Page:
Return of the
2021 will be a record year for beaver reintroductions, with The Wildlife Trusts bringing them back to five counties this year
are releasing a record number of beavers in 2021 – twenty years after bringing the first ever beavers back to Britain.
The first of the year's releases have already taken place in Dorset – and around 20 beavers in total will be released throughout the year, including to a project in Wales.
Plans developed by Wildlife Trusts of Dorset, Derbyshire, Hampshire and the Isle of Wight, Nottinghamshire and Montgomeryshire will see new beaver families moving into these counties for the first time. The Wildlife Trusts have been at the forefront of beaver reintroduction and projects in Britain ever since Kent Wildlife Trust released the first pair into a fenced area of fenland in 2001, followed by the Scottish Beaver Trial in 2009.
These industrious herbivores are native to mainland Britain but were hunted to extinction in the 16th century by people who wanted their fur, meat and scent glands. The loss of beavers led to the loss of the mosaic of lakes, meres, mires, tarns and boggy places that they were instrumental in creating. Their ability to restore and maintain important wetland habitats is why reintroducing this biodiversity boosting species is so important.
“Beavers are a fantastic keystone species, that have a hugely important role to play in restoring nature to Britain,” says Craig Bennett, chief executive of The Wildlife Trusts.
“It's brilliant to see Wildlife Trusts across the UK ensuring a better future for wetlands and for a wealth of other wildlife by bringing back beavers whose engineering capabilities inject new life into wild places.”
The activities of beavers help to create a fantastic range of wetland habitats that provide homes for other wildlife, and greatly enhance conditions for nature to thrive. Otters, water voles and kingfishers are just a few of the species that could benefit.
The reintroduction of beavers also offers clear benefits for people. The channels, dams and wetlands that beavers engineer hold back water and release it more slowly after heavy rain, helping to reduce the risk of flooding. Their dams filter water, cleaning it and reducing pollution – and the presence of beavers in the countryside can also boost tourism.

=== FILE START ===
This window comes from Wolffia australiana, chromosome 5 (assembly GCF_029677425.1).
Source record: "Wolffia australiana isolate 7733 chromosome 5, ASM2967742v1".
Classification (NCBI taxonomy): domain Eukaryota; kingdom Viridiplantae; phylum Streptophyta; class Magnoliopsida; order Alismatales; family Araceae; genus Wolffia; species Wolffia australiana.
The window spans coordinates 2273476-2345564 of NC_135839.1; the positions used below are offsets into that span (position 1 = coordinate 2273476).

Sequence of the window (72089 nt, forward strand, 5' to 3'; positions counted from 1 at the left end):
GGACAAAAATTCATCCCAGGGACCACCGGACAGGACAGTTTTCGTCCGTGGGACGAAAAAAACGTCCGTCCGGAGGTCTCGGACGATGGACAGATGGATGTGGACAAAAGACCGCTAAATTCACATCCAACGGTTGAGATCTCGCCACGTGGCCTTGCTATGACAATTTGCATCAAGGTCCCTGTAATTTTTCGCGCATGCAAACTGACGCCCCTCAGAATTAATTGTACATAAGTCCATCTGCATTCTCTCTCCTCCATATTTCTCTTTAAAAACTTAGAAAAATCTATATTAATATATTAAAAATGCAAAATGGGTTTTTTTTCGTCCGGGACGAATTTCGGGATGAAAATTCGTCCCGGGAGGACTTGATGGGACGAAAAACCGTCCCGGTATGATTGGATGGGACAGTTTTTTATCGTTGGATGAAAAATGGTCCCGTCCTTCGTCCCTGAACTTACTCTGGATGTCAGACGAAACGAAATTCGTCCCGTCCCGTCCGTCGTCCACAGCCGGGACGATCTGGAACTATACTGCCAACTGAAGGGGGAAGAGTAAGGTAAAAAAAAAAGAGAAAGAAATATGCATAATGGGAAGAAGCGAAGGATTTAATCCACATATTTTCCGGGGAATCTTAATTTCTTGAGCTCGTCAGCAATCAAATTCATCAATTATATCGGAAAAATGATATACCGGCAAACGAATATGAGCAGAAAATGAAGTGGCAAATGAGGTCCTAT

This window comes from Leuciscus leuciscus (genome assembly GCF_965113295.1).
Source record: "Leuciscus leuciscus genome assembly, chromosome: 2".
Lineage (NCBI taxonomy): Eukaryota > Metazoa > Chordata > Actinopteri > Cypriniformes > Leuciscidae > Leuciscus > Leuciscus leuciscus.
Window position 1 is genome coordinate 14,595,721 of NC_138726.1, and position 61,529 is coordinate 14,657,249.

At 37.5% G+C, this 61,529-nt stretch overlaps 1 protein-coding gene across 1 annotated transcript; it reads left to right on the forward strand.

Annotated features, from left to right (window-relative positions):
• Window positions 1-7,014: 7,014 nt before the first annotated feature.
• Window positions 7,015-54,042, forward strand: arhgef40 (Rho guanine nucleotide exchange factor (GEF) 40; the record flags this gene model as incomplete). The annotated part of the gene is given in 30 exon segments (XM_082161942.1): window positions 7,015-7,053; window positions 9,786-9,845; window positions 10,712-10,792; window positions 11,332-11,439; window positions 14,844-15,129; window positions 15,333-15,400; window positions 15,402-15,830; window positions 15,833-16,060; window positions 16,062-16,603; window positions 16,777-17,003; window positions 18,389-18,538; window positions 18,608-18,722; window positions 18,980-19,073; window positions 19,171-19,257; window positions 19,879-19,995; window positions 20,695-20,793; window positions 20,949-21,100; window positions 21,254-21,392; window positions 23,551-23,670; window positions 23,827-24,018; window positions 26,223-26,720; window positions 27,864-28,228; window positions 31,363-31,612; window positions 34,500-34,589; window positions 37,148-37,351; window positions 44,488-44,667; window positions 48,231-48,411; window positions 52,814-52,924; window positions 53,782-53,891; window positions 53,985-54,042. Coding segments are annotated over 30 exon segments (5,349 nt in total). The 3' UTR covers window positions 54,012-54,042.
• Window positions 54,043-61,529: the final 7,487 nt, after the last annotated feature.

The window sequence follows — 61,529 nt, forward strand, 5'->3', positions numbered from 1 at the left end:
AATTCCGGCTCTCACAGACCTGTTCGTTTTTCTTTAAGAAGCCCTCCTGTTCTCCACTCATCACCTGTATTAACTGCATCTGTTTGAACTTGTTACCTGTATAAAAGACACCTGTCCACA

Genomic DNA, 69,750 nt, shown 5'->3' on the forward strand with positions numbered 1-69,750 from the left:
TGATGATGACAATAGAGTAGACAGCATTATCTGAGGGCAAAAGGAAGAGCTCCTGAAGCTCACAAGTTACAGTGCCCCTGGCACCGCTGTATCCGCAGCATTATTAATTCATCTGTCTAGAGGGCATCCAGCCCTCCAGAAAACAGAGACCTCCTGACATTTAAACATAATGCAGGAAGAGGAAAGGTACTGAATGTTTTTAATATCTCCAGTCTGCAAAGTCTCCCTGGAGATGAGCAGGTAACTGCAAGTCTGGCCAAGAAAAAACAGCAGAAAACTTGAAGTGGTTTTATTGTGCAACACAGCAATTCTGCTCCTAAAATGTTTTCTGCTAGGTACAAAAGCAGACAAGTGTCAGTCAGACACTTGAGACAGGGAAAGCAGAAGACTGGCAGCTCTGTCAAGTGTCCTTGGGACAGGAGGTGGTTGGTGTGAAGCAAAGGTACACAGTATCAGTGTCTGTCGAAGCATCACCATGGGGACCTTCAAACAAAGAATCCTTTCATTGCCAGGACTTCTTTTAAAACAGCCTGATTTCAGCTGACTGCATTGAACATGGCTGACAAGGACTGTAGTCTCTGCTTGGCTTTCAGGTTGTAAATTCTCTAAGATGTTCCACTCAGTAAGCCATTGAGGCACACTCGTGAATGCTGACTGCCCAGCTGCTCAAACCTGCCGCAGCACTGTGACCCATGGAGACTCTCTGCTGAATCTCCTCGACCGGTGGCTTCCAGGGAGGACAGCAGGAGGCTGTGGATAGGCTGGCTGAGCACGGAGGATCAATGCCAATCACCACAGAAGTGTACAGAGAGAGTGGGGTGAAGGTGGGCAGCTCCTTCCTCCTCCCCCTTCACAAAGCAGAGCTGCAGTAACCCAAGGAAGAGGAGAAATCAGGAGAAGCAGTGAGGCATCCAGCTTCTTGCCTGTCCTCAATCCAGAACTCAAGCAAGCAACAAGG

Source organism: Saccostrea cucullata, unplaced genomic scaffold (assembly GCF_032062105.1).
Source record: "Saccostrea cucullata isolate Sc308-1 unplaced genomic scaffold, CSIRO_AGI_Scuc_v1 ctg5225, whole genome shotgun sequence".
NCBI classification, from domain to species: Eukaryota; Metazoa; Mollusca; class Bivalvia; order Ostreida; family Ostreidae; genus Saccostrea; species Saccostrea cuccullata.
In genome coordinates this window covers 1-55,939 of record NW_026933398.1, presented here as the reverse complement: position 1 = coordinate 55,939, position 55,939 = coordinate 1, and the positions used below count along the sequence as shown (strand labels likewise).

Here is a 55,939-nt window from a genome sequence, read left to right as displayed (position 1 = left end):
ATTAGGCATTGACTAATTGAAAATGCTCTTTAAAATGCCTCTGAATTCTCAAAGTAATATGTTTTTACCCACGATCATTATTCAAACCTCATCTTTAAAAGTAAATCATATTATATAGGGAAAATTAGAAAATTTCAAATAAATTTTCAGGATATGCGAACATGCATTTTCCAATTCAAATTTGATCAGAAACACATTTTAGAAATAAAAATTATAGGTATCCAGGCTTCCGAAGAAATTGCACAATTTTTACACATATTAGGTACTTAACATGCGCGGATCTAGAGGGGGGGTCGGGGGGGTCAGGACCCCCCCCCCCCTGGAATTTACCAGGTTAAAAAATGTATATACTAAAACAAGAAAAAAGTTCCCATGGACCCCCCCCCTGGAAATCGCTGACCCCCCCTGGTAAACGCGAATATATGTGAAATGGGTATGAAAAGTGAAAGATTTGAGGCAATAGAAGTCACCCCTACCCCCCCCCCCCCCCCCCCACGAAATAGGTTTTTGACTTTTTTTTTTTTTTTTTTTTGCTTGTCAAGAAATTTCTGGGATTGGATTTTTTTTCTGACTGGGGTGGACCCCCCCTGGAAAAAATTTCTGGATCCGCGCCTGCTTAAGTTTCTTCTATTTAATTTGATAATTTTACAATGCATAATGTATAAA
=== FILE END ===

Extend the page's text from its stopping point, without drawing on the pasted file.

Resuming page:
Devon Wildlife Trust and its partners in the River Otter Beaver Trial have developed extensive experience supporting people to live alongside beavers, leading a locally agreed management strategy which has proved crucial in enabling local communities, volunteers and landowners to work together to maximise the benefits beavers bring, while successfully managing localised problems which can occur.
This year, individual Wildlife Trusts are raising funds to bring the beavers back, making their new homes ready and carrying out the checks they need. Future releases are expected to trap, vet-check and move beavers from a substantial population in Scotland.
On Monday 8th February two beavers were released at an enclosed site in Dorset by Dorset Wildlife Trust, following feasibility studies and careful monitoring to look at the difference they could make to an enclosed wetland. Following several years of preparation, including installing a specialist fence to enclose the site, and recording baseline data with experts from University of Exeter and Wessex Water, the pair of Eurasian beavers – an adult male and female – are now settling in.
Derbyshire Wildlife Trust will release two beaver families and their kits into a 47-hectare enclosed area of Willington Wetlands reserve in the Trent valley. Beavers here will help to increase the water storage capacity of the nature reserve. The site is being made ready for beavers to be rehomed from a site in Scotland later this year.
On the Isle of Wight, Hampshire and Isle of Wight Wildlife Trust plans to release beavers for the first time. The results from the Trust's feasibility research on their reserves in the Eastern Yar were very positive and show the habitat would be well suited to beavers – it is hoped that they can be released into an open area, rather than fenced enclosures.
Nottinghamshire Wildlife Trust plans to reintroduce at least four beavers this summer into a huge enclosure in the spectacular Idle Valley Nature Reserve in North Nottinghamshire. This will be part of a project to harness the power of natural processes to transform what is already one of the best inland nature-watching places in the region.
Meanwhile The Welsh Beaver Project – led by North Wales Wildlife Trust on behalf of the five Wildlife Trusts in Wales – has been assisting Montgomeryshire Wildlife Trust with their plans to release a pair beavers into an enclosure at their Cors Dyfi Nature Reserve, near Machynlleth. It will be the first officially licenced release of beavers in Wales. The beavers will play a vital role in managing invasive willow and scrub which threatens wetland areas of this lowland bog.
The reintroductions taking place this year follow beaver releases by the Wildlife Trusts during 2020 in Cheshire and the Lake District.
This film shows how two beavers released by Cumbria Wildlife Trust to an enclosure at the Lowther Estate have already brought benefits to the site, slowing the flow of water and improving the habitat for other wildlife:
want to see clear support for beaver reintroductions into catchments across the country, and are calling on the government to clarify the legal status of beavers in England, make funding available for landowners and local beaver management groups to help reintegrate beavers into the countryside, and agree a strategic approach to enable the return of beavers to help tackle the climate crisis and improve wetlands for wildlife.
Little Green Space February 2021
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